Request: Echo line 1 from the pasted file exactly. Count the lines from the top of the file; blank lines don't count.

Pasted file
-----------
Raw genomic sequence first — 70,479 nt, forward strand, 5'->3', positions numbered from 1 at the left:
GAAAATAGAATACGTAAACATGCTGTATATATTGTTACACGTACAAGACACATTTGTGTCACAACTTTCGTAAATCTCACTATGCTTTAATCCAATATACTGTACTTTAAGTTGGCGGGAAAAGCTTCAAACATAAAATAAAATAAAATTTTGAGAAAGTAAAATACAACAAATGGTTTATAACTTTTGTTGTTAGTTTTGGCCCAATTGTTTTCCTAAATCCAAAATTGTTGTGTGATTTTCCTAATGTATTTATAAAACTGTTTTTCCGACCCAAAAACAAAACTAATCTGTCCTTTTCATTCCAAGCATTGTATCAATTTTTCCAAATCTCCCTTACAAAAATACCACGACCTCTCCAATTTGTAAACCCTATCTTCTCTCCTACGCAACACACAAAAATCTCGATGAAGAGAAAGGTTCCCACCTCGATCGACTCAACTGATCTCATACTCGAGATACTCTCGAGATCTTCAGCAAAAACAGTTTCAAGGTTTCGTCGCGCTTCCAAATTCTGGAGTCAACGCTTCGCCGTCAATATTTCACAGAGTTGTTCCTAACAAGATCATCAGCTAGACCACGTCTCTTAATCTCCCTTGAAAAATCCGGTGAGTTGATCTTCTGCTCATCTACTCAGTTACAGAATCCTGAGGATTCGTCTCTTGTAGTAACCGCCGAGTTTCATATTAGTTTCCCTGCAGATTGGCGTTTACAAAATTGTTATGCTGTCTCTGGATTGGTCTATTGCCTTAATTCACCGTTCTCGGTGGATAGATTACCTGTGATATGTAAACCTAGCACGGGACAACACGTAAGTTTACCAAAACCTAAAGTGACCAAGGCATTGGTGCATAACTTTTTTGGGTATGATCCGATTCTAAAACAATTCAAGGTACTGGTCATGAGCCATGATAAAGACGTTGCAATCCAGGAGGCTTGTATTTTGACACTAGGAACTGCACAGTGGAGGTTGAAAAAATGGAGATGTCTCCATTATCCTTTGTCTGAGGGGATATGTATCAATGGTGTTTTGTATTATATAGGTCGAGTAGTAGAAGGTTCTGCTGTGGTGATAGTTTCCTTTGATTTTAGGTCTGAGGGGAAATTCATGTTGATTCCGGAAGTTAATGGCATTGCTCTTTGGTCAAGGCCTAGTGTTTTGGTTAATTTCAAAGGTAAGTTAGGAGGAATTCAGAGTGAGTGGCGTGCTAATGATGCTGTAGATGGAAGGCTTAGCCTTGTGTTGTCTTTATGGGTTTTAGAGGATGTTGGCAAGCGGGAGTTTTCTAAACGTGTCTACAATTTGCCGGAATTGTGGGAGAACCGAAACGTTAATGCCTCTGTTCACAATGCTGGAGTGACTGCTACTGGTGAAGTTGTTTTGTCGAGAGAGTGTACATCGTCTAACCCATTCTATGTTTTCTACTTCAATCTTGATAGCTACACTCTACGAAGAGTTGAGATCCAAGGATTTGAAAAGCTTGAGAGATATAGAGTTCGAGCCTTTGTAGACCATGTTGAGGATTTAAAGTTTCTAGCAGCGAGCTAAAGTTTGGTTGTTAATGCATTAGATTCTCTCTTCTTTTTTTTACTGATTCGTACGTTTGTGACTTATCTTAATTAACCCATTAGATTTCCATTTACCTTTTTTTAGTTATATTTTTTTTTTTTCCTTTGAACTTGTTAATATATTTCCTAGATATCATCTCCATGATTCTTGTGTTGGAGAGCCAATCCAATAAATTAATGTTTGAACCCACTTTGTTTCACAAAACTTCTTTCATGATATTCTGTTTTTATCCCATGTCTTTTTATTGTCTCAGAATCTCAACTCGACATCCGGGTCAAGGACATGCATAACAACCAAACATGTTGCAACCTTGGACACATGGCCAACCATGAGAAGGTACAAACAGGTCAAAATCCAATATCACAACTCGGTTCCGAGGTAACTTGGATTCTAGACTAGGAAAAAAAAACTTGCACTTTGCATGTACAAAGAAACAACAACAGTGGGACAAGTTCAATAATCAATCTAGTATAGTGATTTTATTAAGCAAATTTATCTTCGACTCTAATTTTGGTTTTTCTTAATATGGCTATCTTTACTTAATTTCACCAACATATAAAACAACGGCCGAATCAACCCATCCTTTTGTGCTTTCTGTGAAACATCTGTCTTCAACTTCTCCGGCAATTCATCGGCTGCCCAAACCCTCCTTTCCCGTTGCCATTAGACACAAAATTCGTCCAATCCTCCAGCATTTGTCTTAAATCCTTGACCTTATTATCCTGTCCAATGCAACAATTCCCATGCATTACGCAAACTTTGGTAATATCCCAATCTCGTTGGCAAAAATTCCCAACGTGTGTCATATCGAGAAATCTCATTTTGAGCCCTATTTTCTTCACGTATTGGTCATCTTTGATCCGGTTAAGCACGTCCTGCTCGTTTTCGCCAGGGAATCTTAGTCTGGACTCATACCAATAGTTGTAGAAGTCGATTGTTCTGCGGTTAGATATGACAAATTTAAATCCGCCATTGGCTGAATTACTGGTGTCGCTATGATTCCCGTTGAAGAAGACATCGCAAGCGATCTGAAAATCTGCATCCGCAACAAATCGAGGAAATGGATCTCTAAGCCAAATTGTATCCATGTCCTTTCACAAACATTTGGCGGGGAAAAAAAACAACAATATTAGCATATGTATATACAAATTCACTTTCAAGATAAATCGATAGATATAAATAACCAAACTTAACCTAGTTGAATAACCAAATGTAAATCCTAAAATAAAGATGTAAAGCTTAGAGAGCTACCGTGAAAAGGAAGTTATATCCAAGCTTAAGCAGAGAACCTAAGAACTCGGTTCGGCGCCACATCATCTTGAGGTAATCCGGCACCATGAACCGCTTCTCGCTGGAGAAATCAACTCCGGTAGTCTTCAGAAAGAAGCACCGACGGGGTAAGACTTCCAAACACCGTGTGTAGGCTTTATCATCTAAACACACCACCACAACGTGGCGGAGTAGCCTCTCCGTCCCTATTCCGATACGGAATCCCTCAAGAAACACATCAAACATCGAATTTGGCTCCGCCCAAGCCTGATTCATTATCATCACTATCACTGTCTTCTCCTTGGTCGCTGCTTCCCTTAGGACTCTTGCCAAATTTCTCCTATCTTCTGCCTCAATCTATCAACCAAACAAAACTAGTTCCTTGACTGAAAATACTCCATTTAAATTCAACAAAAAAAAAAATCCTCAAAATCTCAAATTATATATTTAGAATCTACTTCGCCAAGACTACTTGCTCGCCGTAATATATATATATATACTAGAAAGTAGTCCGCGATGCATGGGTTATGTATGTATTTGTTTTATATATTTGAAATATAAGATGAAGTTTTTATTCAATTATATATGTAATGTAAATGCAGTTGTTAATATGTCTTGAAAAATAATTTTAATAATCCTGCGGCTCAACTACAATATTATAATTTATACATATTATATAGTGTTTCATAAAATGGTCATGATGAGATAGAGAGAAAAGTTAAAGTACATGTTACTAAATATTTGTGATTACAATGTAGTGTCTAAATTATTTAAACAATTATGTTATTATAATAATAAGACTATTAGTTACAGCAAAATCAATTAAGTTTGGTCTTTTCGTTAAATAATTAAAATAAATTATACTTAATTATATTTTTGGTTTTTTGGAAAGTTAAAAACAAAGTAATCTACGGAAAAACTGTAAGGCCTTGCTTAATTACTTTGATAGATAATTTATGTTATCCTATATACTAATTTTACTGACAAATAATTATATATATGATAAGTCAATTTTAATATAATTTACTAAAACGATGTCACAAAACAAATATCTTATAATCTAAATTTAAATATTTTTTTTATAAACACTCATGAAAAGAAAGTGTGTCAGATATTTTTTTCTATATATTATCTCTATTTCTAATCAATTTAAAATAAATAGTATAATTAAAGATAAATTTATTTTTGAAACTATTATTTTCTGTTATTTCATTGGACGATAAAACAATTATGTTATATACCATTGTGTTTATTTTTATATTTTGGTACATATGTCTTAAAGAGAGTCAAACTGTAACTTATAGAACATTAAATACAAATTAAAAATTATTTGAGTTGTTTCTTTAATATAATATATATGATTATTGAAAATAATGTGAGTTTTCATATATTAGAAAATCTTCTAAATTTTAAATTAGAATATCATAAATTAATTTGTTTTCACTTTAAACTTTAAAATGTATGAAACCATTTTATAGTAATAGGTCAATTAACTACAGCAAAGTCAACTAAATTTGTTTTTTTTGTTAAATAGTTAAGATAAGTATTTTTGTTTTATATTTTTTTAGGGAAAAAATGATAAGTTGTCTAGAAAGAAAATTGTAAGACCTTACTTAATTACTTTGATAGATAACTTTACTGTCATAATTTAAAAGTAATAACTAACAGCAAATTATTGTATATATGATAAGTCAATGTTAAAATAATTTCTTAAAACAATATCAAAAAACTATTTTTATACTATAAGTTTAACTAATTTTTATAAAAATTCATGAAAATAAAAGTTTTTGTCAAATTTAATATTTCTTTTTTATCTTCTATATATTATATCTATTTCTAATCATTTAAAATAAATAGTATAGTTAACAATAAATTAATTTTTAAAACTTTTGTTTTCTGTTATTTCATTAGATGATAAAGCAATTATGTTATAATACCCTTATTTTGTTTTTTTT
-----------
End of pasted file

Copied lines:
Raw genomic sequence first — 70,479 nt, forward strand, 5'->3', positions numbered from 1 at the left: